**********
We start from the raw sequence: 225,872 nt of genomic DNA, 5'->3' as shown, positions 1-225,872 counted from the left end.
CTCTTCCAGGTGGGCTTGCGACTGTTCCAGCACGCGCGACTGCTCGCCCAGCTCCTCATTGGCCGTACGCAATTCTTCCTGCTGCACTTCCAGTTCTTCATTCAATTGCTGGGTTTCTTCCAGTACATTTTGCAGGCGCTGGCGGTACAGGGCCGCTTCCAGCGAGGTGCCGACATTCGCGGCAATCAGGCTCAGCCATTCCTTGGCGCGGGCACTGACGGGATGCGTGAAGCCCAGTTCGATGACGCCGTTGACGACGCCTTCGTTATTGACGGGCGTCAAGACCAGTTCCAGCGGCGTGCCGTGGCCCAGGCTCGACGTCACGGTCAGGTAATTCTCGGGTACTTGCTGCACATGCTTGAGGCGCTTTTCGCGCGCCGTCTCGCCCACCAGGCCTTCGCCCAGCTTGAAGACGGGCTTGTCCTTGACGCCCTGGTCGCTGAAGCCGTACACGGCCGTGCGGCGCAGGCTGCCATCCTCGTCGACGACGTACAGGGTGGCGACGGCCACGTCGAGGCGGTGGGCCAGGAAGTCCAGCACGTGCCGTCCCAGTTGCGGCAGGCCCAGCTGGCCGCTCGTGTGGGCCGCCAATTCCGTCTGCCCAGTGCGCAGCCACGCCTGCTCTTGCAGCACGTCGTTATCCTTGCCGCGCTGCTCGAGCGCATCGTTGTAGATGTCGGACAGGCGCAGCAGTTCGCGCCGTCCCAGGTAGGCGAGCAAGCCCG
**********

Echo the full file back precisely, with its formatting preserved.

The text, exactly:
We start from the raw sequence: 225,872 nt of genomic DNA, 5'->3' as shown, positions 1-225,872 counted from the left end.
CTCTTCCAGGTGGGCTTGCGACTGTTCCAGCACGCGCGACTGCTCGCCCAGCTCCTCATTGGCCGTACGCAATTCTTCCTGCTGCACTTCCAGTTCTTCATTCAATTGCTGGGTTTCTTCCAGTACATTTTGCAGGCGCTGGCGGTACAGGGCCGCTTCCAGCGAGGTGCCGACATTCGCGGCAATCAGGCTCAGCCATTCCTTGGCGCGGGCACTGACGGGATGCGTGAAGCCCAGTTCGATGACGCCGTTGACGACGCCTTCGTTATTGACGGGCGTCAAGACCAGTTCCAGCGGCGTGCCGTGGCCCAGGCTCGACGTCACGGTCAGGTAATTCTCGGGTACTTGCTGCACATGCTTGAGGCGCTTTTCGCGCGCCGTCTCGCCCACCAGGCCTTCGCCCAGCTTGAAGACGGGCTTGTCCTTGACGCCCTGGTCGCTGAAGCCGTACACGGCCGTGCGGCGCAGGCTGCCATCCTCGTCGACGACGTACAGGGTGGCGACGGCCACGTCGAGGCGGTGGGCCAGGAAGTCCAGCACGTGCCGTCCCAGTTGCGGCAGGCCCAGCTGGCCGCTCGTGTGGGCCGCCAATTCCGTCTGCCCAGTGCGCAGCCACGCCTGCTCTTGCAGCACGTCGTTATCCTTGCCGCGCTGCTCGAGCGCATCGTTGTAGATGTCGGACAGGCGCAGCAGTTCGCGCCGTCCCAGGTAGGCGAGCAAGCCCG